The most shocking moral question of the season, of course, came in the season’s most memorable episode, “The Other Woman,” when Joan prostituted herself in exchange for a stake in Sterling Cooper Draper Pryce. The most interesting thing about that decision was the way that characters all tried to distance themselves from it: Roger announced that he wouldn’t be a part of it, but he also didn’t prevent it. Pete brought it up to Joan, but insisted it was the Jaguar representative who “insisted.” Cooper wanted to make sure Joan realized didn’t have to do it. Even Joan herself never seemed to have a moment of decisiveness—she seemed only resigned when she realized the financial stability it could bring to her family. In other words, it seemed like a gruesome example of the way pursuit of self-interest can turn people into amoral automatons.
The only two characters to take action were those on opposite ends of the happiness spectrum: Don and Lane. Don made a desperate plea to Joan, but it came too late.* Lane, on the other hand, laid out in practical terms the advantages of the offer only so that his own fraud would go undetected.
*And here again, a rare stylistic tweak paid dividends. But telling the story slightly out of order, the episode made Don’s speech seem like both an act of kindness and an unintended act of cruelty—telling her “it’s not worth it” only after she had already done “it.”
Which brings us to Lane, whose suicide was undoubtedly the season’s climax. Lane presents a revealing contrast with Don. If, midway through this season, you had asked a typical Mad Men fan who was more likable, Don or Lane, I’m confident about 90% would have said Lane. Even now I’d expect him to receive a majority of votes. Lane was a more likable character because, unlike Don, he did not ruthlessly go after whatever he thought would make him happy. Even when he knew he wanted something, like his black girlfriend or the wallet girl from the season premiere, he always showed the proper restraint. Don, on the other hand, would grab a woman’s vagina in a public restaurant if he felt like it.
This self-control makes Lane more likable, but it ultimately made him a worse person. Twice this season—when he stole the money and when he convinced Joan—Lane did things worse than anything Don has done over the course of the series. He did them because he saw no other way out, but he did them nonetheless. Lane’s death, then, was a tragedy in a classical sense: the inevitable downfall of a good but tragically flawed hero. Given that the qualities that boxed him into this tragedy were the same ones that had repeatedly kept him from going after what he wanted, this was yet another example of the complicated relationship between happiness and morality.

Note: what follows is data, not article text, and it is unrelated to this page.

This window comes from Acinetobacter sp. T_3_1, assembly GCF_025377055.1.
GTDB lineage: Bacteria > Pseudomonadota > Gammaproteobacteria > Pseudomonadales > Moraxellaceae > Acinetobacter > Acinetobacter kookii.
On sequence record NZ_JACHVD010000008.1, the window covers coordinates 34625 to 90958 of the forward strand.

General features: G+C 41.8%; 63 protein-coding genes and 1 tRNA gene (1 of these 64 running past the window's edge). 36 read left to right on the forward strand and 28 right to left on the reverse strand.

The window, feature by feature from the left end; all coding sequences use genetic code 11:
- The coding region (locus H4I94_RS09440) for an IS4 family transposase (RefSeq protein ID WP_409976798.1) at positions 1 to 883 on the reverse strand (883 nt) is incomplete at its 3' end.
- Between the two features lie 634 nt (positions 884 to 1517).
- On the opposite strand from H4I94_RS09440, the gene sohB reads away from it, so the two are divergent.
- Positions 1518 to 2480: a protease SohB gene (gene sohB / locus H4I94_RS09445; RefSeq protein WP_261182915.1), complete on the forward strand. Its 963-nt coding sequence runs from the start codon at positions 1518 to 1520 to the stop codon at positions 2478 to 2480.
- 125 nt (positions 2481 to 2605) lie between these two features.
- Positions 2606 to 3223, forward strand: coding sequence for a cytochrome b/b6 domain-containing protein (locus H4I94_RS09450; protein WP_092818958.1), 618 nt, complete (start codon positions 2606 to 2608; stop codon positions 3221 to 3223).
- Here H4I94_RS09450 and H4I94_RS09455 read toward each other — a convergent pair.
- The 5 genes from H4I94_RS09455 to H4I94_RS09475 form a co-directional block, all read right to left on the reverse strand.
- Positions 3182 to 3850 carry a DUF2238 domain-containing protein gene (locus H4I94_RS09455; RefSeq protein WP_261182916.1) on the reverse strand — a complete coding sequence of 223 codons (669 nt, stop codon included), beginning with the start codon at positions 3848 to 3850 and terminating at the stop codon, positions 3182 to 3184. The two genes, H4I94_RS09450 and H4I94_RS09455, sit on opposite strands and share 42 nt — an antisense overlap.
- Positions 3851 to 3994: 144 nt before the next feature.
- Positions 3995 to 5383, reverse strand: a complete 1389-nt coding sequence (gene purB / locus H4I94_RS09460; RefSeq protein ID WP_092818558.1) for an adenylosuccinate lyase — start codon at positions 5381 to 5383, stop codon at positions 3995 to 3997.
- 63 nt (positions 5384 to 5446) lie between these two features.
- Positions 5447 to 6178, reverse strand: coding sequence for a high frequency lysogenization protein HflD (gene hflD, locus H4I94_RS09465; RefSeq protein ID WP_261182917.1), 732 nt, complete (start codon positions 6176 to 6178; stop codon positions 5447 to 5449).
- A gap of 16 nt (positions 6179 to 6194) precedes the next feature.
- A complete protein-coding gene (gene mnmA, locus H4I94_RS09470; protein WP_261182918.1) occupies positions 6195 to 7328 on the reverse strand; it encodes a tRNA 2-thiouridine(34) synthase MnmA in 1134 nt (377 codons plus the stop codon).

When Mad Men becomes too concerned with the subject of personal happiness it gets tiresome quickly. Megan’s storyline in Sunday’s finale was a perfect example. Though her despair at not succeeding as an actress was a clear contrast for the character, there were ultimately no moral stakes, so it was ultimately pretty boring. It did have moral stakes for Don—who ultimately chose to do something selfless for someone he loved—but even that presented a potentially troubling issue. The final scene, in which a woman approaches Don at a bar and asks, “Are you alone?” rehashed themes and stories that the show has beaten to death: Don’s feelings of isolation, his fear of abandonment, his propensity to seek comfort in strangers, etc.
It’s hard to imagine the show finding innovative ways to approach these ideas if it reverts back to the premise that Don is always alone and unhappy. After a season that dared to show what Don would be like if he got what he wanted and liked it, I hope Mad Men continues in that direction. Ultimately, I don’t care if fictional characters are happy; I only care if they are good.